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Posted 04 May 2017 - 09:47 AM

Also, since you have this camera, how would you describe the low light capabilities of this camera? That's one the main reasons why I picked up this camera. 

 

I've only shot with the camera in bright light but I have shot with its sibling, the Canon 814XL-S and the low light capabilities are really great. Throw a cartridge of 500T in there and make sure the dial for shutter angle is on the window (shaped like a box) and not the sun so that the shutter speed is lower and you can really get some solid low light footage. I shot this is a dark loft. I've also used a 514XL and 500T and literally shot in a cave that had fairly low lighting. Autoexposure at that point just opens the aperture up all the way. Not the sharpest footage with low light but it works.

 

But ya, I'd definitely mess around with your digital SLR first. To get comfortable with what ISO/ASA, aperture, shutter speed/shutter angle and some of that means if you want to really want to know how to understand photography and manual exposure. Super 8 can easily be shot on autoexposure though and gets great results so don't stress too much.


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#6 Dave Perry

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Posted 04 May 2017 - 10:45 AM

Zac, your camera should do fine in lower light but it's not just the camera, but the film stock as well. My concern about the camera you have is the lack of 24fps. The 814 XLS, 814 AZ and 814 AZ Electronic do shoot 24fps. All of them have a fast aperture of f/1.4 and I think yours has both 220° and 150° shutter angles. Use 220° in low light if you need it keeping in mind you will have more motion blur. Also, use 200T or 250D film stocks in low light if you don't mind the extra grain.


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#7 Dave Perry

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Posted 04 May 2017 - 10:52 AM

I shot this is a dark loft. I've also used a 514XL and 500T and literally shot in a cave that had fairly low lighting. Autoexposure at that point just opens the aperture up all the way. Not the sharpest footage with low light but it works.

 

Wow! Nick, nice stuff!


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#8 Dan Hasson

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Posted 04 May 2017 - 11:50 AM

I shot this is a dark loft. 

That looks great!


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#9 Nick Collingwood

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Posted 04 May 2017 - 12:01 PM

Thanks Dave and Dan! That's probably some of the cleanest/sharpest low light I've shot. Luckily I added some light to the set up. The 814XL-S has a hell of a lens. Also the 2K scan from Gamma Ray was top notch. Best scans I've ever gotten.

 

But Super 8 in low light does have its limits. I shot this wedding in a ridiculously low light venue where you could seriously barely see the couple with your own 2 eyes and they didn't want any other lighting so I shot on a Beaulieu 1008XL (220º shutter) at 9fps with a f1.2 lens and 500T pushed one stop. So pretty much everything one can do to help without actually adding light. It did manage to miraculously capture an image but it was grainy as all get-out so I minimized using that footage it in the edit. You can see the ceremony at around 2:35. The 814XL should probably perform similarly.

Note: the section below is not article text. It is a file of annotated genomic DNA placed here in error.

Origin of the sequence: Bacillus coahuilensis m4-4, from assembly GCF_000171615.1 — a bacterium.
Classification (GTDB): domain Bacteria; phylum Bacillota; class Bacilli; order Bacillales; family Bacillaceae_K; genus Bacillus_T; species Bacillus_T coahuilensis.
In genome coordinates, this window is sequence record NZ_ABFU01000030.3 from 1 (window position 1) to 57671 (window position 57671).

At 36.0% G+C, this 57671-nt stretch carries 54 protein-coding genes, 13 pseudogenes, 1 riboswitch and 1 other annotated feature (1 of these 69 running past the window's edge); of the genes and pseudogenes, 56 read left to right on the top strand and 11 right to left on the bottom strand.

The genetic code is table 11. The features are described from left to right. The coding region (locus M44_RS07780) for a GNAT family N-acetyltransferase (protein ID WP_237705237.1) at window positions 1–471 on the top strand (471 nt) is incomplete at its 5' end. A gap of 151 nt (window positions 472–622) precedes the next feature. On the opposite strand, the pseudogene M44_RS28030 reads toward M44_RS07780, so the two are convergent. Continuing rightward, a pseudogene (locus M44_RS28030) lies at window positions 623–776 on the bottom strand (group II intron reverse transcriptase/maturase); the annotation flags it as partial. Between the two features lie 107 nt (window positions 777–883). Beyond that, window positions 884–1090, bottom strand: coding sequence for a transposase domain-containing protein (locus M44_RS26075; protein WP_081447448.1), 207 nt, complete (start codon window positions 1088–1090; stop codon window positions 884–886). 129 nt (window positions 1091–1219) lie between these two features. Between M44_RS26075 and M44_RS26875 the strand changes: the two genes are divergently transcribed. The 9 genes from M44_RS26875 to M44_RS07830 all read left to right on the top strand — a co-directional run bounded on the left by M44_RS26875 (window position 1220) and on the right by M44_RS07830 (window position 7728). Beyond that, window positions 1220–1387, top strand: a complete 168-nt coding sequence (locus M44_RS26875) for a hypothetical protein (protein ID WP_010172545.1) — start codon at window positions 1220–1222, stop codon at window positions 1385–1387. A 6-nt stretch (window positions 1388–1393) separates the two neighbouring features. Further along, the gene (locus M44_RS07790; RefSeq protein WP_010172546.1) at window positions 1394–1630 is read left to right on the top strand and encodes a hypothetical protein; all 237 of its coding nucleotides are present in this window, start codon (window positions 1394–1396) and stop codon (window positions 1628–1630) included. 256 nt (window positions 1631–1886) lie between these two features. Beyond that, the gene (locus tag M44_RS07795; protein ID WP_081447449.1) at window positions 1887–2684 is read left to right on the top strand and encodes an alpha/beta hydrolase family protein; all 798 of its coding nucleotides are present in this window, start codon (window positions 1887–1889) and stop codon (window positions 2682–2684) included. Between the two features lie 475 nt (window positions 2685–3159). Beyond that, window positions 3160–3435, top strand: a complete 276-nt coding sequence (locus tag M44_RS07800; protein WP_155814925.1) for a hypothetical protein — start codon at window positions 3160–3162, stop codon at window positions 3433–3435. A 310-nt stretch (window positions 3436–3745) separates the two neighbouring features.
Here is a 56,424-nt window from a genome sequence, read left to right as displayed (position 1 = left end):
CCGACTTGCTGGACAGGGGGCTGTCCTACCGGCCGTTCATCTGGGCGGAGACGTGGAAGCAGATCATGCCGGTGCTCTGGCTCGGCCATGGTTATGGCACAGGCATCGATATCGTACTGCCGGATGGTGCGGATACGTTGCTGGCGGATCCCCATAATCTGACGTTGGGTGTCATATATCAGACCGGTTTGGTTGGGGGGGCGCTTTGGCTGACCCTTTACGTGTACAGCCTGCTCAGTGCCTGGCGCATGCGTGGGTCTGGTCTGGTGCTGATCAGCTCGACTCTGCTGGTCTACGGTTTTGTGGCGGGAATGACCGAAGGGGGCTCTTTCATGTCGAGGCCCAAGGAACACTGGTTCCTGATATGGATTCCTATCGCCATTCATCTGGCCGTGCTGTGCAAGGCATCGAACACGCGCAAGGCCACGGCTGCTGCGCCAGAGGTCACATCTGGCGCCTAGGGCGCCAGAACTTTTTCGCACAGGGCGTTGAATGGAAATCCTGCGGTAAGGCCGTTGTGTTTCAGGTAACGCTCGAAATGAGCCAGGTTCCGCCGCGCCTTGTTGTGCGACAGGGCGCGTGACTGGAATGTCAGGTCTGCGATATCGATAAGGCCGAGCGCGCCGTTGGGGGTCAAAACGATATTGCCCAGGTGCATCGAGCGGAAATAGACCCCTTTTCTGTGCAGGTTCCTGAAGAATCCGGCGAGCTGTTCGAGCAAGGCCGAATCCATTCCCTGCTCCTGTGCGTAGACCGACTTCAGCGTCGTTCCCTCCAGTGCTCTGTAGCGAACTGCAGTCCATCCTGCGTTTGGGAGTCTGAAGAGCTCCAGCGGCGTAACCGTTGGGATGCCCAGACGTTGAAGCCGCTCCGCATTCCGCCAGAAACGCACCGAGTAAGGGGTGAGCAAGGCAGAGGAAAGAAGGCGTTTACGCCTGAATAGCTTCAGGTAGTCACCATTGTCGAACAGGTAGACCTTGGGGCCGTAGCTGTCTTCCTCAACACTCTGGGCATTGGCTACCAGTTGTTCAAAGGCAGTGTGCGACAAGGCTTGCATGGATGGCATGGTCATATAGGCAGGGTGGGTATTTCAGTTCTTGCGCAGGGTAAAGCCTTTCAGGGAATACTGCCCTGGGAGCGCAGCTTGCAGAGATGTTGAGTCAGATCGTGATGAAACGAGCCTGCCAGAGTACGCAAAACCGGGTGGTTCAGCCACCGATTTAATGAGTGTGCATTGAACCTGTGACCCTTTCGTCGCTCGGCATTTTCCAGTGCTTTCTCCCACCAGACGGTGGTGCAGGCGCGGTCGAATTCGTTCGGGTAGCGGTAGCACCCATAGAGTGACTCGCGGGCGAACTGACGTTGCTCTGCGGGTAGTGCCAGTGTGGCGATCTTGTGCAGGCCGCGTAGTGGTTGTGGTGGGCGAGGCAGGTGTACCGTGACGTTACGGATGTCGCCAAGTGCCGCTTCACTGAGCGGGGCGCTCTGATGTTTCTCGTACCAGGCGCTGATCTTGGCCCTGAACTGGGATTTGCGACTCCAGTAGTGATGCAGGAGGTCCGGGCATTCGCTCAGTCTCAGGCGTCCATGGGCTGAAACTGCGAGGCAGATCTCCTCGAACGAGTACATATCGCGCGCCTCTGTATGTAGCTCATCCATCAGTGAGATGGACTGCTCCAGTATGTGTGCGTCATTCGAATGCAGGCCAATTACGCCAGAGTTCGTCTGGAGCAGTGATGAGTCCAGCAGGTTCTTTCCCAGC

Also Dan as a sidenote, I like shooting at 18fps. Keeps it true to the medium in my amateur opinion and is more budget friendly to this wallet-strapped shooter. It's a little tricky in editing sometimes but not awful.


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#10 Dan Hasson

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Posted 05 May 2017 - 12:28 PM

Also Dan as a sidenote, I like shooting at 18fps. Keeps it true to the medium in my amateur opinion and is more budget friendly to this wallet-strapped shooter. It's a little tricky in editing sometimes but not awful.

The wedding film looks great as well!

Super 8 is great and you're right about the 18fps. I'm sure it helps.


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#11 Zacary Caine

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Posted 05 May 2017 - 04:25 PM

Thanks for the comments guys!

 

 Also, use 200T or 250D film stocks in low light if you don't mind the extra grain.

 

I was planning on using 200T or even 500T for low light stuff, I'll look into 250D

 

 

 I shot this is a dark loft. I've also used a 514XL and 500T and literally shot in a cave that had fairly low lighting. Autoexposure at that point just opens the aperture up all the way. Not the sharpest footage with low light but it works.

 

 

This looks really great! I'm excited to shoot with this camera now!

 

Unfortunately I received the camera and I have a few concerns. 

Everything works perfectly fine but I opened up the back, pulled the trigger and looked through the shutter and i saw a little black spot

Will this show up in my footage? I think i already know the answer but I wanna hear what you guys have to say.

Is there any way to fix this?

The spot is completely stationary, lens is completely clean though, so is the eyepeice. 

 

I tried to upload a photo but idk how this thing works haha.


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Also tagged with one or more of these keywords: Super 8, Canon, 814, Exposure, ASA, Film, Speed, F stops